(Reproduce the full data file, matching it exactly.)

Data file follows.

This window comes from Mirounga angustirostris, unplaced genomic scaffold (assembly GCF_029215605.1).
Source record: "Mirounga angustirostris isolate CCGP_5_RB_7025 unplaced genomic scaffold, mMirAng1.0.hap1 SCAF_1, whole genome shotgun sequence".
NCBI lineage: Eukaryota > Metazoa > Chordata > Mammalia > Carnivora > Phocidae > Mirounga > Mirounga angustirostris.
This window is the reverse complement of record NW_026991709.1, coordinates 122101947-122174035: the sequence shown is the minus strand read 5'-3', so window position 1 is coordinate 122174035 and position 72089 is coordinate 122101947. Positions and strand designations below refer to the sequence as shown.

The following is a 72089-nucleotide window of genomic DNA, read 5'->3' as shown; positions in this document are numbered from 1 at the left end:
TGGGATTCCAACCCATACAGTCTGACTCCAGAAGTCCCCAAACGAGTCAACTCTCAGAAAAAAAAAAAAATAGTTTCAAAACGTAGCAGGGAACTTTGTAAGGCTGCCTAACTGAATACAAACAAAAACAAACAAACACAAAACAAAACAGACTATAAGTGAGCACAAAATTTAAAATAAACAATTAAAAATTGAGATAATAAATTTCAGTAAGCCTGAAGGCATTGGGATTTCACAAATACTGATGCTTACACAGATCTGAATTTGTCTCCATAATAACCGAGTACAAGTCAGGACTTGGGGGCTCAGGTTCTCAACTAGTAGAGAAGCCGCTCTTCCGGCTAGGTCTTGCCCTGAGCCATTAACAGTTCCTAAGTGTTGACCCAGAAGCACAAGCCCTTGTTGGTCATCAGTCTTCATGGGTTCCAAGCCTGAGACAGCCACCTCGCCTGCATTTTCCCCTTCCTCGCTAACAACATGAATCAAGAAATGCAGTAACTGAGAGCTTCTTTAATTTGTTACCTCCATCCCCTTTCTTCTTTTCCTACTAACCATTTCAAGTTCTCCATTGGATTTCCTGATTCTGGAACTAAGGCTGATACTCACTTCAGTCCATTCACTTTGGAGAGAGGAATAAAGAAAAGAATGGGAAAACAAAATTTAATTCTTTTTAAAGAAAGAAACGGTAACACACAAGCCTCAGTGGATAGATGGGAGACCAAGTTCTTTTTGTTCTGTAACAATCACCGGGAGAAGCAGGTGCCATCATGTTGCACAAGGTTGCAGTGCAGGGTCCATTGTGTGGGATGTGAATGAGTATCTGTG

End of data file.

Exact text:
This window comes from Mirounga angustirostris, unplaced genomic scaffold (assembly GCF_029215605.1).
Source record: "Mirounga angustirostris isolate CCGP_5_RB_7025 unplaced genomic scaffold, mMirAng1.0.hap1 SCAF_1, whole genome shotgun sequence".
NCBI lineage: Eukaryota > Metazoa > Chordata > Mammalia > Carnivora > Phocidae > Mirounga > Mirounga angustirostris.
This window is the reverse complement of record NW_026991709.1, coordinates 122101947-122174035: the sequence shown is the minus strand read 5'-3', so window position 1 is coordinate 122174035 and position 72089 is coordinate 122101947. Positions and strand designations below refer to the sequence as shown.

The following is a 72089-nucleotide window of genomic DNA, read 5'->3' as shown; positions in this document are numbered from 1 at the left end:
TGGGATTCCAACCCATACAGTCTGACTCCAGAAGTCCCCAAACGAGTCAACTCTCAGAAAAAAAAAAAAATAGTTTCAAAACGTAGCAGGGAACTTTGTAAGGCTGCCTAACTGAATACAAACAAAAACAAACAAACACAAAACAAAACAGACTATAAGTGAGCACAAAATTTAAAATAAACAATTAAAAATTGAGATAATAAATTTCAGTAAGCCTGAAGGCATTGGGATTTCACAAATACTGATGCTTACACAGATCTGAATTTGTCTCCATAATAACCGAGTACAAGTCAGGACTTGGGGGCTCAGGTTCTCAACTAGTAGAGAAGCCGCTCTTCCGGCTAGGTCTTGCCCTGAGCCATTAACAGTTCCTAAGTGTTGACCCAGAAGCACAAGCCCTTGTTGGTCATCAGTCTTCATGGGTTCCAAGCCTGAGACAGCCACCTCGCCTGCATTTTCCCCTTCCTCGCTAACAACATGAATCAAGAAATGCAGTAACTGAGAGCTTCTTTAATTTGTTACCTCCATCCCCTTTCTTCTTTTCCTACTAACCATTTCAAGTTCTCCATTGGATTTCCTGATTCTGGAACTAAGGCTGATACTCACTTCAGTCCATTCACTTTGGAGAGAGGAATAAAGAAAAGAATGGGAAAACAAAATTTAATTCTTTTTAAAGAAAGAAACGGTAACACACAAGCCTCAGTGGATAGATGGGAGACCAAGTTCTTTTTGTTCTGTAACAATCACCGGGAGAAGCAGGTGCCATCATGTTGCACAAGGTTGCAGTGCAGGGTCCATTGTGTGGGATGTGAATGAGTATCTGTG